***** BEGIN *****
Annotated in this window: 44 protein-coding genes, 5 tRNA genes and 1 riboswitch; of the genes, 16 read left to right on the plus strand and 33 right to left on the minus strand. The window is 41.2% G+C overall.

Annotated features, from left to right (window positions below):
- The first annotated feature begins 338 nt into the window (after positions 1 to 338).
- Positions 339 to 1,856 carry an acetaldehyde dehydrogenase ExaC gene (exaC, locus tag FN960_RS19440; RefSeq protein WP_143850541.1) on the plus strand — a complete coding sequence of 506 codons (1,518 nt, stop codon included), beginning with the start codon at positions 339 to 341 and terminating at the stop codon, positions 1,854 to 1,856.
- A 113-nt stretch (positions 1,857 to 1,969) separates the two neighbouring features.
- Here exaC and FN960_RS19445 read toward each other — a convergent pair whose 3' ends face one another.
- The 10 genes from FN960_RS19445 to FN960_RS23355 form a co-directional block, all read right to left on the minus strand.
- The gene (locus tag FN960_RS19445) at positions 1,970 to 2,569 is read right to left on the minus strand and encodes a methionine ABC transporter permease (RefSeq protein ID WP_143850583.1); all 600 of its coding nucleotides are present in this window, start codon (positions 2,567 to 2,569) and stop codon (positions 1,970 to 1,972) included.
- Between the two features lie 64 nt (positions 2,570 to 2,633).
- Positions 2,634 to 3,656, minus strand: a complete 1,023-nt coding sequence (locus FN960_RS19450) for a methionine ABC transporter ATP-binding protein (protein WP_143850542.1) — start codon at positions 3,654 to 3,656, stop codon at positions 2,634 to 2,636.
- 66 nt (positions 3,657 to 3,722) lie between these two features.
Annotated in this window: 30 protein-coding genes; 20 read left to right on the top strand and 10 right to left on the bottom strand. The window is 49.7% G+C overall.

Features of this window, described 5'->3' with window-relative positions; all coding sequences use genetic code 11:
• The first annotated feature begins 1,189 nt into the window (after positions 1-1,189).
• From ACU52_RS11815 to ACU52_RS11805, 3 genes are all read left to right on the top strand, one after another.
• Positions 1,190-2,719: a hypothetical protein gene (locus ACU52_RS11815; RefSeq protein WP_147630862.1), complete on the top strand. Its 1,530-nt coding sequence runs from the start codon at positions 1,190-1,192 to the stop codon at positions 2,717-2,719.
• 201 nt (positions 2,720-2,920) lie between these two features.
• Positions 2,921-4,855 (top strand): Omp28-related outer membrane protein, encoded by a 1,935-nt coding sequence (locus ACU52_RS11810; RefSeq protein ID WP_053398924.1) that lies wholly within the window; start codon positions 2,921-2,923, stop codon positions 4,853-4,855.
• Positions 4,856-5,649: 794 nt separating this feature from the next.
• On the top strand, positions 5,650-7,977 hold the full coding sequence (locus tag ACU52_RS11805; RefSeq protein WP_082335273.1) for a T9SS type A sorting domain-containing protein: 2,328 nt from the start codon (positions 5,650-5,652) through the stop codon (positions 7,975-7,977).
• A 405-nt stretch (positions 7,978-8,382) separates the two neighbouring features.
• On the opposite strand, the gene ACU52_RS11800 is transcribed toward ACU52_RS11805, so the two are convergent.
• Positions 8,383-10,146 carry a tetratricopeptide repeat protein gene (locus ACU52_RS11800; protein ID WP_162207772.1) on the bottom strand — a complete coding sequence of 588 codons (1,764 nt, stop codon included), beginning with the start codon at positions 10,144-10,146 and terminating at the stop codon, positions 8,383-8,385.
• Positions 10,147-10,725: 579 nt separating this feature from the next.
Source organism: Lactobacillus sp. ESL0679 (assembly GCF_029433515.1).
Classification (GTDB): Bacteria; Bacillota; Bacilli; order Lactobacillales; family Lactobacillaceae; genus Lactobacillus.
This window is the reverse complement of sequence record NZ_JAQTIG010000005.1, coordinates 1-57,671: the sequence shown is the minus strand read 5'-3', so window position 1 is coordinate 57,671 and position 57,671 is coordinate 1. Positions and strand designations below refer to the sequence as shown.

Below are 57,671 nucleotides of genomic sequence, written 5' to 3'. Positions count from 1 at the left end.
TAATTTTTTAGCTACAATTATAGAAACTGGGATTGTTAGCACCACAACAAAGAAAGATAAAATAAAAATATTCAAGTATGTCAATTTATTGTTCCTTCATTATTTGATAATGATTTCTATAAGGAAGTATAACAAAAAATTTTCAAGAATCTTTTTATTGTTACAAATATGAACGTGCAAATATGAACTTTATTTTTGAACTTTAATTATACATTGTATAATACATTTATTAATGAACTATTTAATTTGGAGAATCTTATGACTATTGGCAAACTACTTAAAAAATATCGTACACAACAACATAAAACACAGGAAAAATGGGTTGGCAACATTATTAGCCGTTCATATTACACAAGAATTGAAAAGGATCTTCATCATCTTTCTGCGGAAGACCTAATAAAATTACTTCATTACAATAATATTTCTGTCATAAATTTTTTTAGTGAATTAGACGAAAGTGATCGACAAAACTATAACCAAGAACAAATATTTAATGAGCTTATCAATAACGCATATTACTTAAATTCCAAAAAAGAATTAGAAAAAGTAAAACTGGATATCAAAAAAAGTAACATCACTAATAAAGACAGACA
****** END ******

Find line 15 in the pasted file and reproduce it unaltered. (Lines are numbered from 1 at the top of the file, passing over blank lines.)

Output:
• From ACU52_RS11815 to ACU52_RS11805, 3 genes are all read left to right on the top strand, one after another.